Lottery ticket sellers are classified among the four groups most affected by the pandemic. During a meeting with officials from Thu Duc City and districts earlier this week, Chairman of HCMC People’s Committee Phan Van Mai proposed to look into letting lottery ticket sellers resume work, stating it would open more jobs and increase income.
Tran Thi Nhuong (R) sits on the sidewalk of Le Van Viet Street, Thu Duc City, to sell lottery ticket on the morning of Oct. 21, 2021. Photo by VnExpress/Diep Phan
Le is not alone in her plight. Tran Thi Nhuong, 60, also put her vaccination proof in her coat pocket the night before she decided head back onto the road.
She said the biggest challenge for her is not having enough capital. On Thursday morning, she put a small chair on the sidewalk of Le Van Viet Street, Thu Duc City, and started selling tickets. She strictly adheres to pandemic prevention. Every time she serves customers, she disinfects her hands with sanitizer.
But not long after, local officials came to warn her, saying lottery ticket vendors were not allowed to operate.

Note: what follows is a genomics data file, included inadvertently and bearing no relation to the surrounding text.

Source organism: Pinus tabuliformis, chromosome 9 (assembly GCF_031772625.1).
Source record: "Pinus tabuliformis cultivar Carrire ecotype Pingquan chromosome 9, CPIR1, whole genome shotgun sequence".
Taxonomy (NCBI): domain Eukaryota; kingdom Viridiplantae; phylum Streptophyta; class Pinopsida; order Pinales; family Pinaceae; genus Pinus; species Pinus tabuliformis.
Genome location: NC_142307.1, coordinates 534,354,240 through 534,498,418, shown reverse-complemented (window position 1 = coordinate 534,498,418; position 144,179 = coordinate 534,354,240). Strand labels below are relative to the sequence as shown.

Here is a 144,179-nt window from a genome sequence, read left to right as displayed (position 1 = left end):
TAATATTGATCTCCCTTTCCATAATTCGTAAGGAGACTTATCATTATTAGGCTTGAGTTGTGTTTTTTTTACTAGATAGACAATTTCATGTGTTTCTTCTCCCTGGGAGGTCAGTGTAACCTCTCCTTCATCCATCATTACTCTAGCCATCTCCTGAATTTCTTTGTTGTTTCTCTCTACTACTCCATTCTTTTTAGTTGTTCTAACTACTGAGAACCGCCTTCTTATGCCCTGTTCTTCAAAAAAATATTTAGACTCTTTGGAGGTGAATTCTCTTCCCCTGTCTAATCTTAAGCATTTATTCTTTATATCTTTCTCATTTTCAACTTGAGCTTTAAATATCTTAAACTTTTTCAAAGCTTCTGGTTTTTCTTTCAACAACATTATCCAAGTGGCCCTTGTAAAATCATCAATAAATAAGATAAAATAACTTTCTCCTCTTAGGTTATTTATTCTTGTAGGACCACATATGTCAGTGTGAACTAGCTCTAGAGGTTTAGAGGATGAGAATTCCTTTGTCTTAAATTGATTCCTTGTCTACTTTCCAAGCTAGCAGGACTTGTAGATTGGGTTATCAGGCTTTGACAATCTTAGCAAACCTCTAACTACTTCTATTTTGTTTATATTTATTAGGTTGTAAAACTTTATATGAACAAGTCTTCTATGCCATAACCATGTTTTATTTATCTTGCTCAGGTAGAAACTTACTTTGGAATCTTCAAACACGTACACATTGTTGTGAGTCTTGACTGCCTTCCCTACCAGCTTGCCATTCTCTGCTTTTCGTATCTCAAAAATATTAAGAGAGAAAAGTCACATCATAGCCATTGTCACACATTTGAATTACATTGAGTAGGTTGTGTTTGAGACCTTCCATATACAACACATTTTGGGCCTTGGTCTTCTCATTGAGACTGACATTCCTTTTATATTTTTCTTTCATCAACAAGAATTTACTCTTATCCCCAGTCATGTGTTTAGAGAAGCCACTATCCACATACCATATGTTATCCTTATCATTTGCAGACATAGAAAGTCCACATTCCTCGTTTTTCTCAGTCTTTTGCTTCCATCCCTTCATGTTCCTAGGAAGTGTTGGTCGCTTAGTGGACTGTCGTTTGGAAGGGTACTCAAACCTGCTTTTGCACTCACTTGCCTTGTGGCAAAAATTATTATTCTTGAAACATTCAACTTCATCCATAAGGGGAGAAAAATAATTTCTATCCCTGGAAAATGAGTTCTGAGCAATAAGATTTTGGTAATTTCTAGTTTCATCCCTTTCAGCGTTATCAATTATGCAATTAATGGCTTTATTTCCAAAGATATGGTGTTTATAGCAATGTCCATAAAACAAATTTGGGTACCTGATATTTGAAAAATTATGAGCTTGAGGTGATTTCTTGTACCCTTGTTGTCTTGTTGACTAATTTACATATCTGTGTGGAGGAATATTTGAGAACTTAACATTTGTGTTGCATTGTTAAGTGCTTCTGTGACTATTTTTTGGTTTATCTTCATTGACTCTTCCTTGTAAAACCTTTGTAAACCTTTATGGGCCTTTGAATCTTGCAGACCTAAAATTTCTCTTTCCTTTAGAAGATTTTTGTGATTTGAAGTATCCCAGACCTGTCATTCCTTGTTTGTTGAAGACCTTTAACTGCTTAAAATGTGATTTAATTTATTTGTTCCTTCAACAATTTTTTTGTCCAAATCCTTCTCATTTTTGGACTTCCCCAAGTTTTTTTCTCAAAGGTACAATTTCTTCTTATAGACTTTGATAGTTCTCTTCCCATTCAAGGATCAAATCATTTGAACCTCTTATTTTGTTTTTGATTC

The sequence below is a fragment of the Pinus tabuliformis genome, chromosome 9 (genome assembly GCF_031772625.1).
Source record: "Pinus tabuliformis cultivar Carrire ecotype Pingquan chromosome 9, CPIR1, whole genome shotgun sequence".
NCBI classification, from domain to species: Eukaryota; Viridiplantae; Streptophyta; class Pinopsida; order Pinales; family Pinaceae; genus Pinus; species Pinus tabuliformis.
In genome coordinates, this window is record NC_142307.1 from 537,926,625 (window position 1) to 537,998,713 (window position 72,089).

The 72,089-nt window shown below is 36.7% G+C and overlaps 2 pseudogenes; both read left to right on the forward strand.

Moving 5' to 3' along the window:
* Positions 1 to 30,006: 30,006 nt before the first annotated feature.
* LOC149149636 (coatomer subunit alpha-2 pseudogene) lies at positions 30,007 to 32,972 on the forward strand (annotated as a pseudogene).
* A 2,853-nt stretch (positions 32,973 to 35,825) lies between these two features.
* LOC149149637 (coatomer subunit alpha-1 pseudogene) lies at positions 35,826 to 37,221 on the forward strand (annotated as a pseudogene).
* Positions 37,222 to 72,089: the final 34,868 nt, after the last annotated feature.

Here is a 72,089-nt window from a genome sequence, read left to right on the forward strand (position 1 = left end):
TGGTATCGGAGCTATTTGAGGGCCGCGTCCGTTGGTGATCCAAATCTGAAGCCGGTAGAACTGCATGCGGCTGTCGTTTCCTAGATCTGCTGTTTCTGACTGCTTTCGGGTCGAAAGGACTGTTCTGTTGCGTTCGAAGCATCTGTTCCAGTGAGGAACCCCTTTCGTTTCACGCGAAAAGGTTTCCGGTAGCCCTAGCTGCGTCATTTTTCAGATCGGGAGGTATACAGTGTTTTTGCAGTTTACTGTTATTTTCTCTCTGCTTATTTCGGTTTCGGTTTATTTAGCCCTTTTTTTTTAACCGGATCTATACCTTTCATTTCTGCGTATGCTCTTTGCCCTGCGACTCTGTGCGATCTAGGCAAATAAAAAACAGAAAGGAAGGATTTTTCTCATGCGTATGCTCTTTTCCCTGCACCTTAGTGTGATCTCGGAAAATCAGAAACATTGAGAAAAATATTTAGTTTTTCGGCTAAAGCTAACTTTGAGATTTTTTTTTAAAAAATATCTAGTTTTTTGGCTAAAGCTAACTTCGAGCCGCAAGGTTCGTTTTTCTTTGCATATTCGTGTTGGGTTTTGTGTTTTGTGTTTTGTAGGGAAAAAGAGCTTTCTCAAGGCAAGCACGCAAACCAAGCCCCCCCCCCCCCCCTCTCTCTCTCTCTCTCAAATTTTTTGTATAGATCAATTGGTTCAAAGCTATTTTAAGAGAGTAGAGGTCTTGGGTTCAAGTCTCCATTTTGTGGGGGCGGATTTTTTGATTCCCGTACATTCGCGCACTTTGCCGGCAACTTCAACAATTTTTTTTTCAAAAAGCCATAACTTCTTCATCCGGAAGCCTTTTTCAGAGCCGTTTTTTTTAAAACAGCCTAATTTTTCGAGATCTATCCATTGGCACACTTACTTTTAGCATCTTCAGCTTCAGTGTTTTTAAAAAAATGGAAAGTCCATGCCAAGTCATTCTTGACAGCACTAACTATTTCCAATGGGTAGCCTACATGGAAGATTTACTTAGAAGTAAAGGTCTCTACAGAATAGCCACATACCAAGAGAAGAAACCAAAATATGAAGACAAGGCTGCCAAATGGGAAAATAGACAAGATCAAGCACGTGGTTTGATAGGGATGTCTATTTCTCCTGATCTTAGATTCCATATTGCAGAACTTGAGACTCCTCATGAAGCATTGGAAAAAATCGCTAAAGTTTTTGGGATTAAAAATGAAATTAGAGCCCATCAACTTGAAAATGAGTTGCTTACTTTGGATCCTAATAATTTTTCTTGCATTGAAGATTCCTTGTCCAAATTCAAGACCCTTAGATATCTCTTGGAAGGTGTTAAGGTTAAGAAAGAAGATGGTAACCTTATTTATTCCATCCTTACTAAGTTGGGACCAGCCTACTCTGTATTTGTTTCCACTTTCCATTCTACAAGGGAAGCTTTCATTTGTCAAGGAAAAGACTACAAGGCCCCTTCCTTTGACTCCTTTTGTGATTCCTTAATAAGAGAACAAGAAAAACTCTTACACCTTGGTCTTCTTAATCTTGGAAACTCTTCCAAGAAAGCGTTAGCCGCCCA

“Now, if I want to sell lottery tickets, I need to rent a space. but I don’t have the money to get the tickets already, how will I be able to rent a premises.”
Nguyen Hoa, a customer who just bought two lottery tickets, added: “I’ve had the habit of buying lottery tickets for many years. I usually buy from someone walking down the street.”
Xuan Thy takes a rest after selling all her lottery tickets, Oct. 21, 2021. Photo by VnExpress/Diep Phan
Contrary to Le and Nhu, Xuan Thy, 50, from Binh Thanh District, decided to sell lottery tickets at night, managing to shift 150 in total.
Thy, fully jabbed, makes sure to keep a safe operating distance and sanitize after every transaction. Her husband, also a lottery ticket vendor, is disabled, meaning the family has had little income for many months.